[Avodah] Kitniyot

Lisa Liel lisa at starways.net
Sun Mar 24 11:07:28 PDT 2013

On 3/22/2013 2:57 PM, Micha Berger wrote:
> On Fri, Mar 22, 2013 at 02:33:38PM -0500, Lisa Liel wrote:
>> On 3/22/2013 7:50 AM, Kenneth Miller wrote:
>>> But even so, he is in the minority, isn't he? Are there ANY major nosei
>>> keilim or acharonim or poskim who advocate the wholesale abandonment of
>>> this minhag, for Ashkenazim?
>> Certainly.  But if he brings sources and they don't, it doesn't matter.
>> A daat yachid with sources backing him is preferable to a rov that
>> simply dismisses the issue.
> I disagree. See my most recent blog post
> <http://www.aishdas.org/asp/2013/03/tzav.shtml>.
> The topic is the implications of the difference between a legislative
> process and a fact-finding one, including the need to think in terms
> of what gives a ruling authority, not what makes the most sense from
> a historical or scientific perspective.

With all due respect, mitzvah isn't passive.  It's factitive, which is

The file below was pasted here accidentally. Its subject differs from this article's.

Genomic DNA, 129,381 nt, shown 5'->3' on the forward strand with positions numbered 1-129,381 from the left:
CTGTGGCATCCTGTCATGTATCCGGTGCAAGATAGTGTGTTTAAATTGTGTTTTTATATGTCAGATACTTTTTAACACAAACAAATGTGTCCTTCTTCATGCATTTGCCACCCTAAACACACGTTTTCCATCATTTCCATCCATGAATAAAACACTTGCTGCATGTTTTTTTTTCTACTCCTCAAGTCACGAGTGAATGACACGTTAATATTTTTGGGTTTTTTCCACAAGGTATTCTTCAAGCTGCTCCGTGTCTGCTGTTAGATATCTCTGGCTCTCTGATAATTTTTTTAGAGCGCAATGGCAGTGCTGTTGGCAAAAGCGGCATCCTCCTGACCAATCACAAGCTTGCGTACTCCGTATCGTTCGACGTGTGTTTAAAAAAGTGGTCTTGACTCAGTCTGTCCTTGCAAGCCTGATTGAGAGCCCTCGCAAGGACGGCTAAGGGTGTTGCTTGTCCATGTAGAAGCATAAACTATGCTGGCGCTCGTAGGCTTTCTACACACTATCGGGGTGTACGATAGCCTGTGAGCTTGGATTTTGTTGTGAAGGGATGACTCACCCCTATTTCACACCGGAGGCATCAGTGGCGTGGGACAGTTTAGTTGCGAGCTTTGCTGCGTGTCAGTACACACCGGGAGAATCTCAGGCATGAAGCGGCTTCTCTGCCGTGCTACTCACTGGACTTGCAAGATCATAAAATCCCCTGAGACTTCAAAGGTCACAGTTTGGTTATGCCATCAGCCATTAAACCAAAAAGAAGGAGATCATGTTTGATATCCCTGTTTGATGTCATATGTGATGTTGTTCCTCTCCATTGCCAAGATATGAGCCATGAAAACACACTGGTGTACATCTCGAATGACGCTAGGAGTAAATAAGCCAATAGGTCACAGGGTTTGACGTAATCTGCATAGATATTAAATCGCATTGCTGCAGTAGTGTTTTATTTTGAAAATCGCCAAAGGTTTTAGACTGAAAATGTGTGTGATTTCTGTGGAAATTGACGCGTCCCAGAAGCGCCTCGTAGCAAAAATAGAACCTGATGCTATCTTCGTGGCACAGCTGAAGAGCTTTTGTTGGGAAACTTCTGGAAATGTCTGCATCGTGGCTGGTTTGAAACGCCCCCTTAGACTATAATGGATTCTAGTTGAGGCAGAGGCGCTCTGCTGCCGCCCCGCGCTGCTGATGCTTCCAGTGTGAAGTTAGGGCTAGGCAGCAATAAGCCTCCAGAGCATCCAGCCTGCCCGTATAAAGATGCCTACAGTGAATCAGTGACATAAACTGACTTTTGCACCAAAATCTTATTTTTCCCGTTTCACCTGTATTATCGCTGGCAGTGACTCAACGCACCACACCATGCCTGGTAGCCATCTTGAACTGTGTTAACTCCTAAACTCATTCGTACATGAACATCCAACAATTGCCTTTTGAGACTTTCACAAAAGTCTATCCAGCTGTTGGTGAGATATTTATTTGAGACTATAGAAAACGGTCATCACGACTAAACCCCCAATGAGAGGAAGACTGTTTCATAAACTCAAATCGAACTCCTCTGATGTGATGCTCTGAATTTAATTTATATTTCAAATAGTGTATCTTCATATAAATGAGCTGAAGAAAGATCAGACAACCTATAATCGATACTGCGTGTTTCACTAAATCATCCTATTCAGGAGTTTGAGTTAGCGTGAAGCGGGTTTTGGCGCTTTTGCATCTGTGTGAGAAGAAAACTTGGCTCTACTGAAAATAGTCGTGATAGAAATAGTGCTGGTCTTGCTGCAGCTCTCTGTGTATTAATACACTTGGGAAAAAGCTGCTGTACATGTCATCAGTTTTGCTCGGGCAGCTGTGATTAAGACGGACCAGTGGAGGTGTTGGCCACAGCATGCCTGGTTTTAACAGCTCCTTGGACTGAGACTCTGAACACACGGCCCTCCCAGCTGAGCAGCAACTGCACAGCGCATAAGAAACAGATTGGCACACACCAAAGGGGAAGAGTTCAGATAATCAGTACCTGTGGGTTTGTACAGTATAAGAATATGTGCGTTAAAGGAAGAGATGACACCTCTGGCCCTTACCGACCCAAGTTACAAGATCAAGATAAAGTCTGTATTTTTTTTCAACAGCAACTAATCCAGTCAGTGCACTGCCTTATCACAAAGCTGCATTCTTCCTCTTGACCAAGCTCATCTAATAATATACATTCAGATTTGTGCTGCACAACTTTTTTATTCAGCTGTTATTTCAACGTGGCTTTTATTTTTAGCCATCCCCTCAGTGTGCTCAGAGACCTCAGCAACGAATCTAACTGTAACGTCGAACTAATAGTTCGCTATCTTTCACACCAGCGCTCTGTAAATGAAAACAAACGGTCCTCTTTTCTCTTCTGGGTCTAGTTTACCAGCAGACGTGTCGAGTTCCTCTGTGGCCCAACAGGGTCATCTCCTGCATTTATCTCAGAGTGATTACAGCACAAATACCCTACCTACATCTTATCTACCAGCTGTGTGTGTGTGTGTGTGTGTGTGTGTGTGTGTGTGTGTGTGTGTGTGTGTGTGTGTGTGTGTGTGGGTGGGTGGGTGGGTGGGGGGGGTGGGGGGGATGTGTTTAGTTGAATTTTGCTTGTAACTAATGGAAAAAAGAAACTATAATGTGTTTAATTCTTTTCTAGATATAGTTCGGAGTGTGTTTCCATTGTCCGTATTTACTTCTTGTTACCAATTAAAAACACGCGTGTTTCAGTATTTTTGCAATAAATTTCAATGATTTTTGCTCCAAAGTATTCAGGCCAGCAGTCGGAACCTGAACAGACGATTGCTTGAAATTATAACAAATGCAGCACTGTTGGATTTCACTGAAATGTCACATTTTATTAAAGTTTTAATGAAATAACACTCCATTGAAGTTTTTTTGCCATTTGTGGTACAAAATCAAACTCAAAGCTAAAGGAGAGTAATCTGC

sometimes consider intensive.  The opposite of passive.

And the reason we should correct the mistaken ("evolved") version of 
what a kezayit is is because the current measures lead to violations in 
other areas.  Bal tashchit, for one.  General gasut, for another.  The 
impossibility of finishing a shiur toch kdei dibbur for yet another. 
But the biggest reason of all is that the inflated shiurim were 
obviously the best that the poskim could do, lacking the actual olives 
to compare them to.  That being the case, the actual fact doesn't 
constitute a historical argument; it constitutes a reality-based argument.

If there were a plague that killed most of the chickens, and 100 years 
from now, a rav paskened that a particular bird was a chicken, simply 
due to the fact that he didn't know otherwise, that wouldn't make it a 
chicken.  And producing a real chicken would override that psak.

I think this is a philosophical issue that has far wider implications. 
I see it as consonant with your argument that the Mabul could have been 
an event that never actually happened in the physical world. 
Ironically, in one case, your philosophy results in what seems to be a 
much more traditional view (vis kazayit), but in another, it results in 
what seems to be a much more non-traditional view (vis the Mabul).  In 
both cases, though, it looks like an issue of raising process above 
reality.  I can understand the argument, but I don't think it is compelling.


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